Date:
April 25, 2000
Time:
10:21 am
Right now I'm feeling: Sick, sick, sick

Right now I'm listening to: Kyoko Fukada (Isn't she a FOX?!?)

Kyoko Fukada: Anata ga Shitteru
Quote of the Day:
"No one can make you feel inferior without your consent."
-- Eleanor Roosevelt

Sick

I hate being sick. The irritating, scratchy throat. The congested sinuses, the hot-headed, cold-bodied temperature dichotomy. The dull, slow kind-of feeling, like someone has gutted you and stuffed your body full of wool.

Called in sick, of course. Had four classes and I'm not sure if they'll be rescheduled. One of them was the special ed class and I'm going to hear no end to how much they missed me and my class, yadda yadda yadda but what am I going to do, eh? Today, I'm comforting myself with my memories of the weekend, Star Trek: TNG episodes on tape (compliments of my Canadian neighbors), hot Quaker Apples and Cinnamon Oatmeal, cold orange juice, and the illustrious Kyoko Fukuda. So click on that play button, sit back, relax, and let me tell you all about the exciting, action-packed world of bamboo farming.

Strange Happenings

I woke up early on that evenful Saturday to a frightening realization. I couldn't remember where I was. More frightening perhaps, was the fact that I couldn't recall... well, pretty much anything, including my name. After a couple frantic seconds it all came crashing back to me. I've had memory problems as long as I can remember (hmmm... there's a problem with that sentence), but this is a real problem, don't you think? And before you ask, no I was not drinking the night before. Maybe it was just a blip on the screen. I think it's probably time for another CAT scan, my last one was two years ago. I've got to start taking my ginkgo biloba more regularly.

Anyway, so I wake up an hour and a half before my alarm clock is supossed to go off and I can't get back to sleep, so I get on Napster and find this guy who's got the entire new Shiina Ringo CD on his hard drive. I started downloading, but he cut me off after a few songs (guess he thought I was getting too greedy) and then I realized that I was going to be late to meet Kara to go to the bamboo farm.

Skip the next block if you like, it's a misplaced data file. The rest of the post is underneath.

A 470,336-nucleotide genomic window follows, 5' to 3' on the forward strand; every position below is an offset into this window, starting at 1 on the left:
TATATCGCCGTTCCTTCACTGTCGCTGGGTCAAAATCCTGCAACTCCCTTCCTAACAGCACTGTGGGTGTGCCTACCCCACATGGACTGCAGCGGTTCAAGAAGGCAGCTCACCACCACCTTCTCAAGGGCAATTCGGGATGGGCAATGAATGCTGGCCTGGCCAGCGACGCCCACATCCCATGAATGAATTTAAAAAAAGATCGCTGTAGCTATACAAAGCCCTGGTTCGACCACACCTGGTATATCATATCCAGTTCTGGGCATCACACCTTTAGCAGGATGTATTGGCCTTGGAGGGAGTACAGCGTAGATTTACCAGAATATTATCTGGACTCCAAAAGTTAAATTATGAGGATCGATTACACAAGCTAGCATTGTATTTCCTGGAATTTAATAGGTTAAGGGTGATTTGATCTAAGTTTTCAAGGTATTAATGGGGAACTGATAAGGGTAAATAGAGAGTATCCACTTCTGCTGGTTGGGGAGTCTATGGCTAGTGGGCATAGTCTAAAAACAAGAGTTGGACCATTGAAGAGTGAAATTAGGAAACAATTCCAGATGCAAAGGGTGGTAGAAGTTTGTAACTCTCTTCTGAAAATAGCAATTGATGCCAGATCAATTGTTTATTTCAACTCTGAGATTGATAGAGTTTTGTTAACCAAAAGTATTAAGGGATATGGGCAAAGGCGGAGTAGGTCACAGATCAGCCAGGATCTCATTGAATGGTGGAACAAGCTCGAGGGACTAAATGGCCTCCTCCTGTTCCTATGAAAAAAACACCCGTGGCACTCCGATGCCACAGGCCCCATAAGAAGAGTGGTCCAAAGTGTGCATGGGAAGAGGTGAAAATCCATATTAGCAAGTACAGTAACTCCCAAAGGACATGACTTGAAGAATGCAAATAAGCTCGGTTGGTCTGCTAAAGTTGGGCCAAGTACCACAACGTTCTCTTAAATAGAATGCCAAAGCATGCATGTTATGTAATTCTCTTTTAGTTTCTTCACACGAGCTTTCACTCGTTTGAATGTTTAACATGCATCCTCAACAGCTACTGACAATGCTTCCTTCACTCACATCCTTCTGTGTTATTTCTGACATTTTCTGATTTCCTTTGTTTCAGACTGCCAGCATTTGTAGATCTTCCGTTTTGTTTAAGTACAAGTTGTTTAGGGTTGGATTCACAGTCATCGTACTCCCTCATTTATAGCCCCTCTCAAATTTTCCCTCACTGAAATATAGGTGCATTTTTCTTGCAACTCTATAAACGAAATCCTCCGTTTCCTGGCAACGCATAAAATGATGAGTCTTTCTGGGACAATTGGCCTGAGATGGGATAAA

Beauty Incarnate Walks Among the Peasants

Of course, Kara was waiting for me and she was strangely unsuprised that I was late. We went to the Family Mart where someone (I think he works at one of Kara's schools) was going to pick us up on his way to the farm. So we're waiting outside of the Family Mart and down the street walks the most incredibly gorgeous Japanese girl I'd ever seen. She was about 22 years old; purple sweater, black skirt, black leather purse, long straight jet black hair (this from me, who never pays any attention to what anybody's wearing) and a fantastic figure. I couldn't believe it. It was only at this moment that I truly woke up. The traffic, the heat, and whatever Kara was saying just faded out. Her light gait was accompanied by music in Dolby® Surround Sound stereo and slow motion effects. Breathtaking. Oh, my... I had to work hard to keep Kara from noticing that I was gaping and I probably failed anyway, but she was just too nice to point out my blatent display of maledom. Just another snapshot moment in the gallery of the world which makes me happy to be alive.

Arrival at the Farm

Basically, the bamboo farm is a side of a small mountain (or a large hill, if you prefer). There's this small gasoline-powered platform that moves along a track, reminds me of a mining cart. They use it to transport the bamboo down the mountain.